>I have found several different brands of lead substitute and purchased STP's
>version of "lead substitute" fuel additive. Unlike my diet coke, the product
>label doesn't give any clue as to the ingredients or nutritional value for my
>Does anyone know what's in this stuff?
No, and I don't wanna know. It is most likely some horrible
chemical compound that will turn out to be worse for the
environment than the lead was.
>Is one brand of lead substitute better than another?
Yeah, the one that is on sale is cheaper... :)
>Will it really save my valves? Does it really take the place of good old
>(virtually unavailable) lead?
They claim to, but it is a loosing battle. You might as well
start setting aside some cash for a head conversion. If you
are going to keep your car "forever", replacing the valve seats
and such will be required at some point due to wear and tear
REGARDLESS of your use of additives, voodo, or whatever.
Track your miles, take the money you might have spent on
fuel additives, and put it in a piggy bank. In no time, you
will have paid for a conversion, or an entire remanufactured head!
>Also, in my part of New Jersey, I have found one Sunoco station that sells
>their 100 octane fuel. It's a long trip out of my way and I'm wondering if
>it's worth the trouble.
Well, your local speed shops sell hydrazine, too! Have you considered
Nitros Oxide? And don't forget the clorox for the tires - it makes
such a nice cloud of smoke... hee hee hee
sunday, Sunday, SUNDAY!!!
Fire-breathing super-sport MGs!!!
Yes, it's the British Leyland Funny Car Grand Nationals!!!
Hear the thunderous roar of those 948 cc early engines!
Find out why short people love midgets!
See why "TD" stands for "Total Domination"!!
Thrill as the A's race the B's!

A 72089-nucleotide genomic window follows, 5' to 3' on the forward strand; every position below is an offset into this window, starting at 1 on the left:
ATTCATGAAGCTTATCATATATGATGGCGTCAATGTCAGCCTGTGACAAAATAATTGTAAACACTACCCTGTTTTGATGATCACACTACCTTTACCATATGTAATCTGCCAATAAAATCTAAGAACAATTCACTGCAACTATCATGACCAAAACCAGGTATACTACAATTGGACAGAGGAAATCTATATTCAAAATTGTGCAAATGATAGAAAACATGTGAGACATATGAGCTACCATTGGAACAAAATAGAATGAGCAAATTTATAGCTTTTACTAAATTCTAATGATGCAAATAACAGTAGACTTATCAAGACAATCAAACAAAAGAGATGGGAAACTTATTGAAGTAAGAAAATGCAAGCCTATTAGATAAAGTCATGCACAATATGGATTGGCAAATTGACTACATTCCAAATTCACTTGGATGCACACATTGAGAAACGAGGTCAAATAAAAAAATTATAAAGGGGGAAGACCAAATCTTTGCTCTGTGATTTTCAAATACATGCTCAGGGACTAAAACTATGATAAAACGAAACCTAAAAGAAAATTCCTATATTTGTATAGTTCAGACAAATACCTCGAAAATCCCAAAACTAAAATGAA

...The TCs race the TFs!
...and the Jags stay in the pits with their hoods up all day!!
sunday, Sunday, SUNDAY!!!
Only At New England Dragway!!!!
sorry. got carried away there. It won't happen again.
>Can anyone tell me how much difference there is in performance, kindness to
>my engine, etc. between the more readily available 93 or 94 octane fuel and
>the out-of-the way 100 octane?
Well, do you have a lot of "knock and pinging"? If so, adjust your
timing, and admit that the days of high-octane are over. If you tune
your car for optimum operation with 100 octane fuel, whatcha gonna do
when you drive more than "2 tankfulls" away from that station?
There is a good book on the subject (out of print?). It is called
"Tuning For Speed, Tuning For Economy" by Philip H. Smith, published
at least from the years 1955 - 1975 by Robert Bentley of Cambridge
Mass (USA) the ISBN is 0-8376-0005-7.
It covers many of these issues, but focuses on the adjustments that
can have actual impact on the car. Since it is MG-oriented, it has
specific sections on SU carbs and other MG components.
The 2nd Law of Thermodynamics says "Natural processes increase entropy".
Translation - "You think you're in trouble now? Just you wait..."
james fischer firstname.lastname@example.org